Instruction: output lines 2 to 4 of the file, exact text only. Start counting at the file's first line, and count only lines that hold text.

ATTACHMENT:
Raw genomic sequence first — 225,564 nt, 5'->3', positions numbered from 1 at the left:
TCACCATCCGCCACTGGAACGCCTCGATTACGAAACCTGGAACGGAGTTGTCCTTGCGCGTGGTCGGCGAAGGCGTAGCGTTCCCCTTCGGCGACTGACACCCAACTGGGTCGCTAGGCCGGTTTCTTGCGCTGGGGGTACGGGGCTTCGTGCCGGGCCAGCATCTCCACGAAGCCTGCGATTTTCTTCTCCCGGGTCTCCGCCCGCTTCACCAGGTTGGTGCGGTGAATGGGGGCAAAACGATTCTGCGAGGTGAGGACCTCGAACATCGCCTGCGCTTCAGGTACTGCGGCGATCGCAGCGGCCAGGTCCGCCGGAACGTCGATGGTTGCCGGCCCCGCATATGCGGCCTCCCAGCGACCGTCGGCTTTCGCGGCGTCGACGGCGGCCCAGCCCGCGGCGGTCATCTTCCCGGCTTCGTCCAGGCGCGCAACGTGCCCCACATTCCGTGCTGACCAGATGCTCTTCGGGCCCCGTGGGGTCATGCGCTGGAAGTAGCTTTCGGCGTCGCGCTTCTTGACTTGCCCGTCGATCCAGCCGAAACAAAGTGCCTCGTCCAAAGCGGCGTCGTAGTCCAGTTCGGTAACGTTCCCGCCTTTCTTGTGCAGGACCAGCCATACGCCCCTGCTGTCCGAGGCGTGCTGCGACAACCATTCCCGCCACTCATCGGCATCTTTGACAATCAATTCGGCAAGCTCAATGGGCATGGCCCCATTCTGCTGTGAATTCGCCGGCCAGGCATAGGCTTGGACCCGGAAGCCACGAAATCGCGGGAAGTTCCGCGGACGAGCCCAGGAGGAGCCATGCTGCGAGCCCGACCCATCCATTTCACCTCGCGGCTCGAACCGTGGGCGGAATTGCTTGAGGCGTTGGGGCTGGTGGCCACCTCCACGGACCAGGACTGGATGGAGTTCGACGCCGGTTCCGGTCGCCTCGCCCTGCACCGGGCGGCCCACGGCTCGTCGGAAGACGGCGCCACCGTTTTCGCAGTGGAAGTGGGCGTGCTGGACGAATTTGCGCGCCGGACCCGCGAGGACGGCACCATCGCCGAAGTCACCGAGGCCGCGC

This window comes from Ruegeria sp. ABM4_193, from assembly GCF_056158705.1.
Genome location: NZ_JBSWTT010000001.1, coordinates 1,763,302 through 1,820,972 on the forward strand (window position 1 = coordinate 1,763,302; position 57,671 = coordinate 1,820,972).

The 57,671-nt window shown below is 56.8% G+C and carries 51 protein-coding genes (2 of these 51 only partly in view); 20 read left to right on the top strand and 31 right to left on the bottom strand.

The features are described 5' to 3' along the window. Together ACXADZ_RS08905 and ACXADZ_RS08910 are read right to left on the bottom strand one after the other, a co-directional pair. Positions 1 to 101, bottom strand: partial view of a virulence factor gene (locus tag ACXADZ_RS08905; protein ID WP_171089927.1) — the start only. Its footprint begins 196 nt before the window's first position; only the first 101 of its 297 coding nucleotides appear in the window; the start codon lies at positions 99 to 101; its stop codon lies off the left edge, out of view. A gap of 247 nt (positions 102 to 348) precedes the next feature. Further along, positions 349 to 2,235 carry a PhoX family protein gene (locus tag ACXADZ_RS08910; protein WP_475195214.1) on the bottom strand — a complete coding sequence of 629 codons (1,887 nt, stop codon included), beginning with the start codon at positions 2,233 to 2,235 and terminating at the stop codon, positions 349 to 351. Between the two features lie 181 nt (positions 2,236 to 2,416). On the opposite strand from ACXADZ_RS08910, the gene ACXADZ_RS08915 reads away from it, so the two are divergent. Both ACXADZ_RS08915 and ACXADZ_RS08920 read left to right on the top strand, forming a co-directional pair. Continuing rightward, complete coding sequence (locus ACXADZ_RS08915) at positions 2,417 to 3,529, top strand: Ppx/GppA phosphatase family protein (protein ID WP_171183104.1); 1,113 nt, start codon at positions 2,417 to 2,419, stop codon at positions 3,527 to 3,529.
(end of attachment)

TCACCATCCGCCACTGGAACGCCTCGATTACGAAACCTGGAACGGAGTTGTCCTTGCGCGTGGTCGGCGAAGGCGTAGCGTTCCCCTTCGGCGACTGACACCCAACTGGGTCGCTAGGCCGGTTTCTTGCGCTGGGGGTACGGGGCTTCGTGCCGGGCCAGCATCTCCACGAAGCCTGCGATTTTCTTCTCCCGGGTCTCCGCCCGCTTCACCAGGTTGGTGCGGTGAATGGGGGCAAAACGATTCTGCGAGGTGAGGACCTCGAACATCGCCTGCGCTTCAGGTACTGCGGCGATCGCAGCGGCCAGGTCCGCCGGAACGTCGATGGTTGCCGGCCCCGCATATGCGGCCTCCCAGCGACCGTCGGCTTTCGCGGCGTCGACGGCGGCCCAGCCCGCGGCGGTCATCTTCCCGGCTTCGTCCAGGCGCGCAACGTGCCCCACATTCCGTGCTGACCAGATGCTCTTCGGGCCCCGTGGGGTCATGCGCTGGAAGTAGCTTTCGGCGTCGCGCTTCTTGACTTGCCCGTCGATCCAGCCGAAACAAAGTGCCTCGTCCAAAGCGGCGTCGTAGTCCAGTTCGGTAACGTTCCCGCCTTTCTTGTGCAGGACCAGCCATACGCCCCTGCTGTCCGAGGCGTGCTGCGACAACCATTCCCGCCACTCATCGGCATCTTTGACAATCAATTCGGCAAGCTCAATGGGCATGGCCCCATTCTGCTGTGAATTCGCCGGCCAGGCATAGGCTTGGACCCGGAAGCCACGAAATCGCGGGAAGTTCCGCGGACGAGCCCAGGAGGAGCCATGCTGCGAGCCCGACCCATCCATTTCACCTCGCGGCTCGAACCGTGGGCGGAATTGCTTGAGGCGTTGGGGCTGGTGGCCACCTCCACGGACCAGGACTGGATGGAGTTCGACGCCGGTTCCGGTCGCCTCGCCCTGCACCGGGCGGCCCACGGCTCGTCGGAAGACGGCGCCACCGTTTTCGCAGTGGAAGTGGGCGTGCTGGACGAATTTGCGCGCCGGACCCGCGAGGACGGCACCATCGCCGAAGTCACCGAGGCCGCGC

This window comes from Ruegeria sp. ABM4_193, from assembly GCF_056158705.1.
Genome location: NZ_JBSWTT010000001.1, coordinates 1,763,302 through 1,820,972 on the forward strand (window position 1 = coordinate 1,763,302; position 57,671 = coordinate 1,820,972).